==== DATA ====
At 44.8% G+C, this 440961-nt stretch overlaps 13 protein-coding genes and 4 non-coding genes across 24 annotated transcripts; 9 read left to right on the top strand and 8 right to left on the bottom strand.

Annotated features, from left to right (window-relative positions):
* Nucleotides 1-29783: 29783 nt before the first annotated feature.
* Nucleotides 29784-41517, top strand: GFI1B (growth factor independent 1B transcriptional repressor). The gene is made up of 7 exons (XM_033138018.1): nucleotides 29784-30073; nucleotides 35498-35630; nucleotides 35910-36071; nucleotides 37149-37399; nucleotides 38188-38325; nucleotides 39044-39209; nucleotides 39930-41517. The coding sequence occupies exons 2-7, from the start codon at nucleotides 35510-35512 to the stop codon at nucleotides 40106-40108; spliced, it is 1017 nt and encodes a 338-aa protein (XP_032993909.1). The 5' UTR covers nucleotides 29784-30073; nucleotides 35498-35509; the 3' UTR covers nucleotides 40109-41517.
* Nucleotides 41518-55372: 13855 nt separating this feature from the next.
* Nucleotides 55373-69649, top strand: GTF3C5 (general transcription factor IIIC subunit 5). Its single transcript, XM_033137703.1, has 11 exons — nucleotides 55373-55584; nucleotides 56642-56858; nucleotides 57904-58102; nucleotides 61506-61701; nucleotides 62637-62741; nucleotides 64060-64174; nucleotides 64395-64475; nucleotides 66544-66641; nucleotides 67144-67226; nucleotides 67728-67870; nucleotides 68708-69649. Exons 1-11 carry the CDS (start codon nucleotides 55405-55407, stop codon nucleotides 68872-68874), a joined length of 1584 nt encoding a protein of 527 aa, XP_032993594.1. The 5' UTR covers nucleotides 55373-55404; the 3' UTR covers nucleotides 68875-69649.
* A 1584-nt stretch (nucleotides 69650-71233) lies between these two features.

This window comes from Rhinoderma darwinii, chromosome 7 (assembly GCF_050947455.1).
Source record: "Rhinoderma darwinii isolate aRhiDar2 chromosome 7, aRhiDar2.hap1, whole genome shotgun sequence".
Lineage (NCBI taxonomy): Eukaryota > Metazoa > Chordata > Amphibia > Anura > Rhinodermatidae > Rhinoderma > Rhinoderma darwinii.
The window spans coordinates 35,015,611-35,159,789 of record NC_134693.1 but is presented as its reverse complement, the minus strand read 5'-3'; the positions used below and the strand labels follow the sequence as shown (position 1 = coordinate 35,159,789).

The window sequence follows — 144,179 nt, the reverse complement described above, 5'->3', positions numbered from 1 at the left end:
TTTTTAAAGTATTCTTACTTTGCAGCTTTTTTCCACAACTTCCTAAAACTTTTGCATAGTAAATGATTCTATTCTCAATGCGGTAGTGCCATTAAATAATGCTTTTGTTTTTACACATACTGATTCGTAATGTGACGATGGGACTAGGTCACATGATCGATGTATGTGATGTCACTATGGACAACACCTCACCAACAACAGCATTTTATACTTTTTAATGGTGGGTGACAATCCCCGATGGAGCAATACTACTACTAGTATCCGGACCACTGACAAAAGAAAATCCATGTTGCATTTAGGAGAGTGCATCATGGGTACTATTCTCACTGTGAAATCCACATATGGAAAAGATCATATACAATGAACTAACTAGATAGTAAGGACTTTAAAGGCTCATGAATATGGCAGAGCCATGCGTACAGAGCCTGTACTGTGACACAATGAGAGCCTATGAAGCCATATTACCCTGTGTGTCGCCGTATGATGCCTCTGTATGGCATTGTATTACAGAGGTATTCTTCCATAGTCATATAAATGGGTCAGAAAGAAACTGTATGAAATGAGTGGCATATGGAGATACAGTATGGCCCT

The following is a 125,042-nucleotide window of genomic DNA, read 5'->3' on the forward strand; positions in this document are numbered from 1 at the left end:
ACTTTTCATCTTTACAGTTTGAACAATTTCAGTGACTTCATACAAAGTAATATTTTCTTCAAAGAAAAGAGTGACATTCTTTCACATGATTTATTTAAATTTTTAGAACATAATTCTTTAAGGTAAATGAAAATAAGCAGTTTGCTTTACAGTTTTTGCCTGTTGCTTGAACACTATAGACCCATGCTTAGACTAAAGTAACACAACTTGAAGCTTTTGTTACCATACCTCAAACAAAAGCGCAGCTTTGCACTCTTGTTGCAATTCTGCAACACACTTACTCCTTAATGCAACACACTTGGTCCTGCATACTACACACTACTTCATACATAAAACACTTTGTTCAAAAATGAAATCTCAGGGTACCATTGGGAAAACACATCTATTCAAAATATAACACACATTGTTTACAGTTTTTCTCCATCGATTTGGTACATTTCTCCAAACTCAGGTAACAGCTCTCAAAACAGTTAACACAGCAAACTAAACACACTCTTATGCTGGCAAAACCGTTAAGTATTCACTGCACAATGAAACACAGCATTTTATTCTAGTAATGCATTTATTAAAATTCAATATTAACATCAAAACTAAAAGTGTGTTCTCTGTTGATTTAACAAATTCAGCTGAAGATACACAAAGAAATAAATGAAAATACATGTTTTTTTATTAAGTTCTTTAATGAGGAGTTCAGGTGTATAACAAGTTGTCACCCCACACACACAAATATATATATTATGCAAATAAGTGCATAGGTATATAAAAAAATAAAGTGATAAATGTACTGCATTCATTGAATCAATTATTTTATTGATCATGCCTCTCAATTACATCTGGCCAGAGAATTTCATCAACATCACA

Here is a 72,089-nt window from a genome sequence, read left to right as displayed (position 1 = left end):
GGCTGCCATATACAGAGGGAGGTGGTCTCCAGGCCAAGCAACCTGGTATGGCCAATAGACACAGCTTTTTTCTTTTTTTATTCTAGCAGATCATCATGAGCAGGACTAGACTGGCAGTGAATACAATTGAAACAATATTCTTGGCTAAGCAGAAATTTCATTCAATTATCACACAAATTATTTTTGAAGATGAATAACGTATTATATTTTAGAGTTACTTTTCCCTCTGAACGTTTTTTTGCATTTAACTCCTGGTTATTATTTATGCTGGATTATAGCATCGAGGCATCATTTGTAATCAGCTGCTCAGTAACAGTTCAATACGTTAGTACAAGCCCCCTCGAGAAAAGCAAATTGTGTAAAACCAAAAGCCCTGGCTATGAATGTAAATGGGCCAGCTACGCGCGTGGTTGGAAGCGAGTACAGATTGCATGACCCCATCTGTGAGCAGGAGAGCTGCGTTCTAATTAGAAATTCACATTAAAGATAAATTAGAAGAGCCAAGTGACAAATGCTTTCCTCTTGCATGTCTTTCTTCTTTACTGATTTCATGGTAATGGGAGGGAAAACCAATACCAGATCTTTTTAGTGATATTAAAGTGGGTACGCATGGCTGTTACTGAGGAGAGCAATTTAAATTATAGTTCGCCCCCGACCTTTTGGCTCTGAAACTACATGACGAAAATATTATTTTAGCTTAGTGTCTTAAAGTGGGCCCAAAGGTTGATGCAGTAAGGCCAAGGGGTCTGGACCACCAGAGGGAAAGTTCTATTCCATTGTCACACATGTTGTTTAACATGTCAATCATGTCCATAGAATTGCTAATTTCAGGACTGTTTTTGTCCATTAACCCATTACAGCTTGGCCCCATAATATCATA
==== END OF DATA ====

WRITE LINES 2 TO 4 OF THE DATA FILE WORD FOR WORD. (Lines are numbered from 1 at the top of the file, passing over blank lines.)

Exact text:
Annotated features, from left to right (window-relative positions):
* Nucleotides 1-29783: 29783 nt before the first annotated feature.
* Nucleotides 29784-41517, top strand: GFI1B (growth factor independent 1B transcriptional repressor). The gene is made up of 7 exons (XM_033138018.1): nucleotides 29784-30073; nucleotides 35498-35630; nucleotides 35910-36071; nucleotides 37149-37399; nucleotides 38188-38325; nucleotides 39044-39209; nucleotides 39930-41517. The coding sequence occupies exons 2-7, from the start codon at nucleotides 35510-35512 to the stop codon at nucleotides 40106-40108; spliced, it is 1017 nt and encodes a 338-aa protein (XP_032993909.1). The 5' UTR covers nucleotides 29784-30073; nucleotides 35498-35509; the 3' UTR covers nucleotides 40109-41517.